And there is my friend and former colleague, Mark Mahoney, taking me back to the murder he and his daughter witnessed at the Cumberland Farms parking lot, and my surprise that I had forgotten the most important part of the story. How this father pledged to his frightened 9-year-old daughter that he would go to the convicted murderer’s sentencing personally so he could assure her that the man who stared her down after murdering his wife was never going to be able to harm her.
A few years later, Mark Mahoney won the Pulitzer Prize.
What a charmed life I have led. How lucky I have been to have the privilege of walking in the shadows of such men and women on a daily basis, to cheer them on, to challenge them, to pick them up when they stumbled, defend them when they were attacked, but more often than not, watching them succeed beyond their wildest dreams.
They turned over rocks to expose community problems with drug abuse, underage drinking and the stigma of suicide. We all wanted to make a difference. We would be a far poorer community without their efforts.
So here’s a little confession. I’m not the the best journalist at The Post-Star. I never have been. There have been dozens of others who were far better. Will Doolittle, Bob Condon and my partner in sports in those early years, Greg Brownell, have been with me on this ride from the beginning. They could have gone anywhere and done anything, but lucky for me — and you too — they stayed in Glens Falls.
It allowed me to pursue my dream of being a columnist and telling people’s stories.
To do that, you need to be trusted.
So when the Rev. Paul Mead called years ago, we were making a pact to trust each other about a checkered past and a hopeful future.
All I had to do was answer the phone. I like to think they were all characters in a long-running drama that is our community story.
I have been humbled over the past two weeks that so many of you have reached out to me to tell me you will miss reading my words. I can’t think of a greater compliment, but there is also a gnawing feeling I have let you down.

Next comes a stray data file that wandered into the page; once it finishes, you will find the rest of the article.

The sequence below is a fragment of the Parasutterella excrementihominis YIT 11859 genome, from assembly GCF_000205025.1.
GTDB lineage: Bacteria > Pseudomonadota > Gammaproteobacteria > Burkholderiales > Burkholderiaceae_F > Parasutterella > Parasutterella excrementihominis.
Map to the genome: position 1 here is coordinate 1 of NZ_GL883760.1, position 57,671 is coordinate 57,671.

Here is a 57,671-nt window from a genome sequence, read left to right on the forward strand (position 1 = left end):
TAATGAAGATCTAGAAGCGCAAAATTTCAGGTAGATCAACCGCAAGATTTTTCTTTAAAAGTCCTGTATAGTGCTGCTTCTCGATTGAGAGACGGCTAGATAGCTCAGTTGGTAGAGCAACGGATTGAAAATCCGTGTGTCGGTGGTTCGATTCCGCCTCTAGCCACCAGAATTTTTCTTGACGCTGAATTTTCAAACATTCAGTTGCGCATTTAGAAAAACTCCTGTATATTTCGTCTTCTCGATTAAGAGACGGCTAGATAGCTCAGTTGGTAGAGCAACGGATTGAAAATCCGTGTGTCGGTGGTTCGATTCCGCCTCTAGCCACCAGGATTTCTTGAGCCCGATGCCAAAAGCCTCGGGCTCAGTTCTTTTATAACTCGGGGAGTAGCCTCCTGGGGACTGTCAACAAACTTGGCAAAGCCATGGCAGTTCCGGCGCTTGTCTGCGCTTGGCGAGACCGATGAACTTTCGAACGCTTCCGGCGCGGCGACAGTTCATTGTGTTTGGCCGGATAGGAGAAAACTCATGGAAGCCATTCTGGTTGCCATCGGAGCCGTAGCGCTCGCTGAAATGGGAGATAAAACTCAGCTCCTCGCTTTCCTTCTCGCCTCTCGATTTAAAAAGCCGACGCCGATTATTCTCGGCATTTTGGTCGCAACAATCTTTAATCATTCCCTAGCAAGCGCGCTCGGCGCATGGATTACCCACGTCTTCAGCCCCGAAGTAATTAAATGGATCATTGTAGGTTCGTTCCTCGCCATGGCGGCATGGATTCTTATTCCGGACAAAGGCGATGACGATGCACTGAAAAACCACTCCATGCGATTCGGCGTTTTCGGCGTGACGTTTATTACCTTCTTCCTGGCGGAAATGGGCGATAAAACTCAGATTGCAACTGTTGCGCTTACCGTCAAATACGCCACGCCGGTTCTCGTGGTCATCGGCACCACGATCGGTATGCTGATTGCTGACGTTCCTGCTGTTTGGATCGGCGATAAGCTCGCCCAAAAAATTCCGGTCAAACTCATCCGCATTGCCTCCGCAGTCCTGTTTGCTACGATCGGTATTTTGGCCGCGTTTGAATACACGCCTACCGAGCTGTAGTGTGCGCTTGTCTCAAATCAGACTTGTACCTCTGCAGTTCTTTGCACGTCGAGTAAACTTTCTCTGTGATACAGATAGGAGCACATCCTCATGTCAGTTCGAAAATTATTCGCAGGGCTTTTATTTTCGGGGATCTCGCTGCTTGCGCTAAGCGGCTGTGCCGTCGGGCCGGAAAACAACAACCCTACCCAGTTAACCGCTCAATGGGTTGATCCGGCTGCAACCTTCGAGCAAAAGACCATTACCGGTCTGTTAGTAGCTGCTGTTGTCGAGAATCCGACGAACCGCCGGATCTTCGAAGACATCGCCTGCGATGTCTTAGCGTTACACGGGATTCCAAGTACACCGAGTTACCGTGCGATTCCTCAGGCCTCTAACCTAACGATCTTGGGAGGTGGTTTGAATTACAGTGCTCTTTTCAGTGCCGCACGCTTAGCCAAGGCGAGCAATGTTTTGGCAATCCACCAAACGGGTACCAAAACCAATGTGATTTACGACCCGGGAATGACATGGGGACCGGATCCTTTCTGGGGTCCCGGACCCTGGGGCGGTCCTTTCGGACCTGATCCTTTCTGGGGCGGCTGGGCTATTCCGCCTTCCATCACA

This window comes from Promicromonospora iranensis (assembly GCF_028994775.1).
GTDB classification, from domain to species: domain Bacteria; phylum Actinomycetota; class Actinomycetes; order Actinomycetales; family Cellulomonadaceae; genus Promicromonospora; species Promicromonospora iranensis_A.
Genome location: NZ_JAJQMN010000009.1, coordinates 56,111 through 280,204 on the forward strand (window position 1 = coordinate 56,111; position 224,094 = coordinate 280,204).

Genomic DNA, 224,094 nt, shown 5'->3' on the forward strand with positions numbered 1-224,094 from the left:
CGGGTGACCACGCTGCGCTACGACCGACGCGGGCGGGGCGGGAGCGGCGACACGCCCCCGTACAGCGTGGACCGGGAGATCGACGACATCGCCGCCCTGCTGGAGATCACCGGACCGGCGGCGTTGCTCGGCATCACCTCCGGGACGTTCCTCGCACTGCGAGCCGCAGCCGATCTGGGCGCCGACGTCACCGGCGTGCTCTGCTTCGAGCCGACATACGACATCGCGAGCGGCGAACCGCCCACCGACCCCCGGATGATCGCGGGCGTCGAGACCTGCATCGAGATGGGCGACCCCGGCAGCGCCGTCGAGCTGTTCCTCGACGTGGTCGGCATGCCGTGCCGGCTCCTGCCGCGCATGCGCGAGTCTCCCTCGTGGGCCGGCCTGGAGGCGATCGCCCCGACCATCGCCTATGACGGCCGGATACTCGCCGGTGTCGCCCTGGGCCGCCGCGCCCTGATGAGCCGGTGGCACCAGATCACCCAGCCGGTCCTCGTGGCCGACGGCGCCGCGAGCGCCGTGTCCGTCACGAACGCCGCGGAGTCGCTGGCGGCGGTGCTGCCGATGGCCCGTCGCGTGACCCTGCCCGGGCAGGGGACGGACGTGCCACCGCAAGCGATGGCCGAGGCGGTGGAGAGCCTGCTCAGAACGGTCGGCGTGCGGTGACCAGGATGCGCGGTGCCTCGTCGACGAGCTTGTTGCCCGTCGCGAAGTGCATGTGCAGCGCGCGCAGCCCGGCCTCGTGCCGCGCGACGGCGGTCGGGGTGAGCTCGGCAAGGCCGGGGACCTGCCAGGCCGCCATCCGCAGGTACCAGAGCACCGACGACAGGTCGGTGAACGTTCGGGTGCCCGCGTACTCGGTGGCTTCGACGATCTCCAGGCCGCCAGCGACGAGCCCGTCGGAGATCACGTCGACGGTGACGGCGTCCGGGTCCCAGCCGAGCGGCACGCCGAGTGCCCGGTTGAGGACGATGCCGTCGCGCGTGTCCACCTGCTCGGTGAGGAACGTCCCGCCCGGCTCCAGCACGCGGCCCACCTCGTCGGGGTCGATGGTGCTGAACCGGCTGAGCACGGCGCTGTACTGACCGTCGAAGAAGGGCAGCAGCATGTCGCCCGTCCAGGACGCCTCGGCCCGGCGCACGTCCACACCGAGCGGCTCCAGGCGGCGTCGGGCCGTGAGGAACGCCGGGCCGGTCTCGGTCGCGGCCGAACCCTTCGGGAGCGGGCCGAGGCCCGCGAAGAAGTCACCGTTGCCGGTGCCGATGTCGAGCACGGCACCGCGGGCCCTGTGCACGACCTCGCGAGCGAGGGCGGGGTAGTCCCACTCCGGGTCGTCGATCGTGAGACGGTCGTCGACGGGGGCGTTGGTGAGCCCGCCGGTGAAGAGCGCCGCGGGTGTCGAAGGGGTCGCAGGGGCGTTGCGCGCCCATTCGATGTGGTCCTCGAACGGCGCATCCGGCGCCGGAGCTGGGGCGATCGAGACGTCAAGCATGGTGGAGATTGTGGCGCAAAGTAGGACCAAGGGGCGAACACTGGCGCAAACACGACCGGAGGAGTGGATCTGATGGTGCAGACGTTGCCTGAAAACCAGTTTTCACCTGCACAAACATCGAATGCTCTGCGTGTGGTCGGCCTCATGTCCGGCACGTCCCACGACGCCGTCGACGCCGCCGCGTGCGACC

I’ve tried to be authentic and honest as I addressed community and personal issues alike. Along the way, I opened my heart to you about my own trials and tribulations in being a son, a husband and a father. And while it was cathartic for me at times, I believed many of you related to these stories about life, death and heartbreak because we all have them.
That is life.
Three months ago, my wife’s nine-year tug-of-war with ovarian cancer was getting the better of her and I stepped away from the newspaper completely.
My son was forced to come home from graduate school because of the pandemic, and the three of us were together again.
Some nights we set the Scrabble board up in my wife’s bed so she could be more comfortable. It was in those quiet moments when we tried to form a new word that we were closest, where the word we all are looking for was so obvious — family.
Early in the morning as they slept, I would bury myself in my files in my office to sort through the past and, I guess, look for a future.
I think I found that. It was the work I had been doing for the past 21 years. It was those people I had worked shoulder to shoulder with, so many of them, who told the stories of this community so well and made it better. There is a bigger story here and it should keep me busy for some time.
So each morning I would write alone in my basement without interruption, and then meet my wife upstairs on the porch for lunch.
She has started a new regimen of chemotherapy and the results have been encouraging as she plays ball with the dog, putters with her flowers and attacks the evil vine at the edge of the yard.
We continue to do what has become our routine all these years, living each day to the fullest.
Only now, I will be there to share it. That is the best thing of all.
Ken Tingley was the editor of The Post-Star from 1999 to 2020.